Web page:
So far as a ramps recipe goes, this is an easy one. The origins of this recipe are Italian, where they call this method agrodolce, or sweet-and-sour. You can do this to any sturdy vegetable, from ramp bulbs to pearl onions, small turnips, carrots, parsnips, and even things like cauliflower. It is a great accompaniment
When I had Chef April Bloomfield’s ricotta gnudi in New York at the James Beard Awards, and I had to recreate them, only with my own twist: A sauce of ramps and fresh porcini I found in the High Sierra.
It should be obvious by now how much I love spring onions in all their forms. This light, lovely Italian rice dish highlights whatever wild or store-bought green onion you have on hand, spiked with fresh spring green herbs.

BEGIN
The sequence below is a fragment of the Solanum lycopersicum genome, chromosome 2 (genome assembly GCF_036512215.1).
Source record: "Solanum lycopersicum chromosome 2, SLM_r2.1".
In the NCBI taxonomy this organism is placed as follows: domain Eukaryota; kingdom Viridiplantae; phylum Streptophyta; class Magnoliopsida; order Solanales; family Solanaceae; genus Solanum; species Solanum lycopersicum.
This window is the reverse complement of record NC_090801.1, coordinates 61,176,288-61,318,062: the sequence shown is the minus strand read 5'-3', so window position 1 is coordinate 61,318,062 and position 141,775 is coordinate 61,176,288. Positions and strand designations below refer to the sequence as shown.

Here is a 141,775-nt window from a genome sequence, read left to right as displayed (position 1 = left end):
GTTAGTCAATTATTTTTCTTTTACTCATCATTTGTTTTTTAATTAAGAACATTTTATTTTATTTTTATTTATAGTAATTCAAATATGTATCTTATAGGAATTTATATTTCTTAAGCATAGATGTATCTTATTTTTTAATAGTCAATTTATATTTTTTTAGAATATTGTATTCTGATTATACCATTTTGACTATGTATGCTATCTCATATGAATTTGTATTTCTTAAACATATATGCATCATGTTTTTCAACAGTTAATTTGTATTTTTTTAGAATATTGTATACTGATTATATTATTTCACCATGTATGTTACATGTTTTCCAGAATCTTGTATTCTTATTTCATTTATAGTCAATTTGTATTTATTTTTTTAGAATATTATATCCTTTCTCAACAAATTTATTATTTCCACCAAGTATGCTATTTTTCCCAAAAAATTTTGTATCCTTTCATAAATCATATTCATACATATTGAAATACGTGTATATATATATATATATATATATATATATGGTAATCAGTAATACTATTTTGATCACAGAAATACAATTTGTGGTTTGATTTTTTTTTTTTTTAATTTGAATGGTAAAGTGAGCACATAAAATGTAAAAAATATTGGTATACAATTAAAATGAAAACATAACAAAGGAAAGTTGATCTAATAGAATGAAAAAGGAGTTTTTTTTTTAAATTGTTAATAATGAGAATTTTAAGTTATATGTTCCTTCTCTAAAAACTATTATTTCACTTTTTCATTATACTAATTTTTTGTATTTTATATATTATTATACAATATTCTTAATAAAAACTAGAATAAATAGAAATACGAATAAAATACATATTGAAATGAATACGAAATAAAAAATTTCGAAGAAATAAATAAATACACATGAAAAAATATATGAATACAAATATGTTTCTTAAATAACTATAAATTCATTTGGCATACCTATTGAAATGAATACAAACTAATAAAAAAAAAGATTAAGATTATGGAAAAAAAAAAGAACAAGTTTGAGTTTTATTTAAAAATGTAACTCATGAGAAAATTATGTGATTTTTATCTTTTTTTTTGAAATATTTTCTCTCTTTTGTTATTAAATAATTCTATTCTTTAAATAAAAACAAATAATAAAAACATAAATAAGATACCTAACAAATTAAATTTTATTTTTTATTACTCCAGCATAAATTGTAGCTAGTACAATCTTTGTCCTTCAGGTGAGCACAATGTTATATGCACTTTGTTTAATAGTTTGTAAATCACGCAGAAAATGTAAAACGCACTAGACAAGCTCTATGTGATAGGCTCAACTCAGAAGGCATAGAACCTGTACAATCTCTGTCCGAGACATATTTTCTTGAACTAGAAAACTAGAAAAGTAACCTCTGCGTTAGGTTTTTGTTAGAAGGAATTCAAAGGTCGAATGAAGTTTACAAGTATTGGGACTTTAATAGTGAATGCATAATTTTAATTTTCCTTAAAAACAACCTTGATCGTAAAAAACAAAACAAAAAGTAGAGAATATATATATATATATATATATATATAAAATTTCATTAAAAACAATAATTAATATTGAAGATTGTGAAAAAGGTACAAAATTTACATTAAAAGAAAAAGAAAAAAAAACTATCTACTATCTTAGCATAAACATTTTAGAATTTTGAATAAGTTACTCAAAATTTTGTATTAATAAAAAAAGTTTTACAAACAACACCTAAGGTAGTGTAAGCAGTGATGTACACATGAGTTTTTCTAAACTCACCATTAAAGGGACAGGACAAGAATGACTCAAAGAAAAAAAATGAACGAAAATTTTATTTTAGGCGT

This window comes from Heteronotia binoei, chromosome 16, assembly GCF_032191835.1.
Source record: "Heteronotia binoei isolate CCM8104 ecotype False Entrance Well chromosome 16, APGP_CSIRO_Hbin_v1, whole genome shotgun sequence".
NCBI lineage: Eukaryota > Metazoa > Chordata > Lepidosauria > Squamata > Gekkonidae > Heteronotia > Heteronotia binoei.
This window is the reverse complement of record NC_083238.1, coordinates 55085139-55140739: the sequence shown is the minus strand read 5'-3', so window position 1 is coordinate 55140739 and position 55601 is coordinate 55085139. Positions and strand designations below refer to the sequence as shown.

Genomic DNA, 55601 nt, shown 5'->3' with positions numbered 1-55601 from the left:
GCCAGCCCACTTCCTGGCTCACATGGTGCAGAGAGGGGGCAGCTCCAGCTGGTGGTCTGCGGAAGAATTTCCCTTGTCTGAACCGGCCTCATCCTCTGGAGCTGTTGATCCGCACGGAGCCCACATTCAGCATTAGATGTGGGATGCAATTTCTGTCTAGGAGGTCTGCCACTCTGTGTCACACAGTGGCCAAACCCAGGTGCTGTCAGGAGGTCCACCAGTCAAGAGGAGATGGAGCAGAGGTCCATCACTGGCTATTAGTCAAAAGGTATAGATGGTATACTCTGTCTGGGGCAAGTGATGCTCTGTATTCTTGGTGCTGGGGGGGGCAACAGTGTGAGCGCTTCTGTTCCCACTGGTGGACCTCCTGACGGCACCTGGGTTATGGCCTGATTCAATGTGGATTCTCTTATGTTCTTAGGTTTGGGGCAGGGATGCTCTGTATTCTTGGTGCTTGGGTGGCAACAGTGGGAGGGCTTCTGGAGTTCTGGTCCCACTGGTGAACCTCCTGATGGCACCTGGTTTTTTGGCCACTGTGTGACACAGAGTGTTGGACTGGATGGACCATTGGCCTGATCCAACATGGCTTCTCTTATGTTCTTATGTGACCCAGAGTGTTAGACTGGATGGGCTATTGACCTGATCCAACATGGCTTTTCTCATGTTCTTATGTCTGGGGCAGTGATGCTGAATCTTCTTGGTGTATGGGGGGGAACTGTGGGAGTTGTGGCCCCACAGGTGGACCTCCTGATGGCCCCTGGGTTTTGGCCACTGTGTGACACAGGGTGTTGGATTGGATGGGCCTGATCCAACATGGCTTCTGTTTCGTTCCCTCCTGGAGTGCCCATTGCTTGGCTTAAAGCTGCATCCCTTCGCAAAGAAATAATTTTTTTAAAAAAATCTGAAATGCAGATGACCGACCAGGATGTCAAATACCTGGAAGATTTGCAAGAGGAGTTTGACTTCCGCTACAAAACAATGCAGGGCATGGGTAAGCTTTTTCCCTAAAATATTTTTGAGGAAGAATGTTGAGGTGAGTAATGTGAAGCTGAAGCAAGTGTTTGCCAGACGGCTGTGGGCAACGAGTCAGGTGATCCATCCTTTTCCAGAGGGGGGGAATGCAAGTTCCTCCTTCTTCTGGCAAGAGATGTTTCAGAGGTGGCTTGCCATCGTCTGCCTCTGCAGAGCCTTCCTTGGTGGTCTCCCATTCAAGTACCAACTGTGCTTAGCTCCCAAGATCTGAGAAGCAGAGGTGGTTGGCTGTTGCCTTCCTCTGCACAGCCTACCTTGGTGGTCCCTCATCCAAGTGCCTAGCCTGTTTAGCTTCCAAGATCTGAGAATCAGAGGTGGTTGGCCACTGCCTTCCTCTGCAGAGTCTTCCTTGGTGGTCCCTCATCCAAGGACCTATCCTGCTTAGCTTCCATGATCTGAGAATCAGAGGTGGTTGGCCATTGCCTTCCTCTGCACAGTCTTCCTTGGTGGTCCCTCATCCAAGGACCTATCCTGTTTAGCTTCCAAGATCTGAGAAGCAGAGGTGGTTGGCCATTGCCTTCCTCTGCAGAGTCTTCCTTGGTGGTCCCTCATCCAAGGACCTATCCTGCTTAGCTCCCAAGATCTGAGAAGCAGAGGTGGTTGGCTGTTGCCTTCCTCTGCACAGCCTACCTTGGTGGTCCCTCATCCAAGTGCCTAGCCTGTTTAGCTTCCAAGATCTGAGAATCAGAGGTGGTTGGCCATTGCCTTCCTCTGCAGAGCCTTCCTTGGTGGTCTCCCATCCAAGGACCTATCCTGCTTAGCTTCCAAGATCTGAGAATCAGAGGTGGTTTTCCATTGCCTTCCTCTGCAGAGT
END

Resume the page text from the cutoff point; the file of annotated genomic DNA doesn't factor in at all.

Wild onions, ramps especially, make a great pesto. This is my version, which is pretty classic — but you can play with pesto a lot, changing the nuts, cheese and herbs at will.
Pickling ramp bulbs — or the bulbs of any large wild onion — is a great way to preserve the harvest. These are fantastic served with cured meats and cheeses, or chopped into a relish or just eaten as a snack.
This might be the prettiest – and best-tasting – dish I’ve made this spring. You can really taste the ramps in the pasta, and the morels, cooked simply with ramps, butter and a little stock, compliment the pasta like sunshine on a pretty girl’s eyes.
Trout with morels, ramps and fiddleheads is a classic combination – all are in season at the same time, and in the same place. Even in the High Sierra, we have our own rendition, with bracken fiddleheads and Sierra wild onions. I call this dish Sierra Spring.
It’s wild onion season pretty much everywhere, and there happens to be a cool kind of Korean kimchi that uses green onions. So I made a big batch last month and let it ferment. Lo and behold, it’s awesome – especially as an accompaniment to fish.